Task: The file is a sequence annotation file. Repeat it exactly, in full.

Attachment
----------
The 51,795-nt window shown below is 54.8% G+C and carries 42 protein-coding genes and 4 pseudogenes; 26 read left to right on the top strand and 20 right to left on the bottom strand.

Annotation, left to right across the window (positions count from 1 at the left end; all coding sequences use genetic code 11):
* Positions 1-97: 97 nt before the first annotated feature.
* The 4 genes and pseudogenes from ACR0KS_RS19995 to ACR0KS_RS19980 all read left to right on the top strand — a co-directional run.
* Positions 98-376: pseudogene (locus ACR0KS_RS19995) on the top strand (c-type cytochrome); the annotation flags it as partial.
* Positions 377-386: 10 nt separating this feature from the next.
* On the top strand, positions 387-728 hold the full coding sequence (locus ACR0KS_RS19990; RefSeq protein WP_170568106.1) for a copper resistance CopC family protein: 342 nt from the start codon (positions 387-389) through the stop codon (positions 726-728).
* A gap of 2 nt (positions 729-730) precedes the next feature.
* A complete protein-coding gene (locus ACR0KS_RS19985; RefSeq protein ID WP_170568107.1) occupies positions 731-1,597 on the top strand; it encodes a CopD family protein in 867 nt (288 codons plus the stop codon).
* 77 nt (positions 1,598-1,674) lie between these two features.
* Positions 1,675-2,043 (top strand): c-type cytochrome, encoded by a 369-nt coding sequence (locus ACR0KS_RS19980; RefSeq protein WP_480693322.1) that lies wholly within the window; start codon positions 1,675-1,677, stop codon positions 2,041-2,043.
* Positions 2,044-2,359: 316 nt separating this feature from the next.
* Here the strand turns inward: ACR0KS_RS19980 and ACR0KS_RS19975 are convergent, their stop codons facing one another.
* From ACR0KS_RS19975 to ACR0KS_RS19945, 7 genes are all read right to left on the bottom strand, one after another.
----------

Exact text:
The 51,795-nt window shown below is 54.8% G+C and carries 42 protein-coding genes and 4 pseudogenes; 26 read left to right on the top strand and 20 right to left on the bottom strand.

Annotation, left to right across the window (positions count from 1 at the left end; all coding sequences use genetic code 11):
* Positions 1-97: 97 nt before the first annotated feature.
* The 4 genes and pseudogenes from ACR0KS_RS19995 to ACR0KS_RS19980 all read left to right on the top strand — a co-directional run.
* Positions 98-376: pseudogene (locus ACR0KS_RS19995) on the top strand (c-type cytochrome); the annotation flags it as partial.
* Positions 377-386: 10 nt separating this feature from the next.
* On the top strand, positions 387-728 hold the full coding sequence (locus ACR0KS_RS19990; RefSeq protein WP_170568106.1) for a copper resistance CopC family protein: 342 nt from the start codon (positions 387-389) through the stop codon (positions 726-728).
* A gap of 2 nt (positions 729-730) precedes the next feature.
* A complete protein-coding gene (locus ACR0KS_RS19985; RefSeq protein ID WP_170568107.1) occupies positions 731-1,597 on the top strand; it encodes a CopD family protein in 867 nt (288 codons plus the stop codon).
* 77 nt (positions 1,598-1,674) lie between these two features.
* Positions 1,675-2,043 (top strand): c-type cytochrome, encoded by a 369-nt coding sequence (locus ACR0KS_RS19980; RefSeq protein WP_480693322.1) that lies wholly within the window; start codon positions 1,675-1,677, stop codon positions 2,041-2,043.
* Positions 2,044-2,359: 316 nt separating this feature from the next.
* Here the strand turns inward: ACR0KS_RS19980 and ACR0KS_RS19975 are convergent, their stop codons facing one another.
* From ACR0KS_RS19975 to ACR0KS_RS19945, 7 genes are all read right to left on the bottom strand, one after another.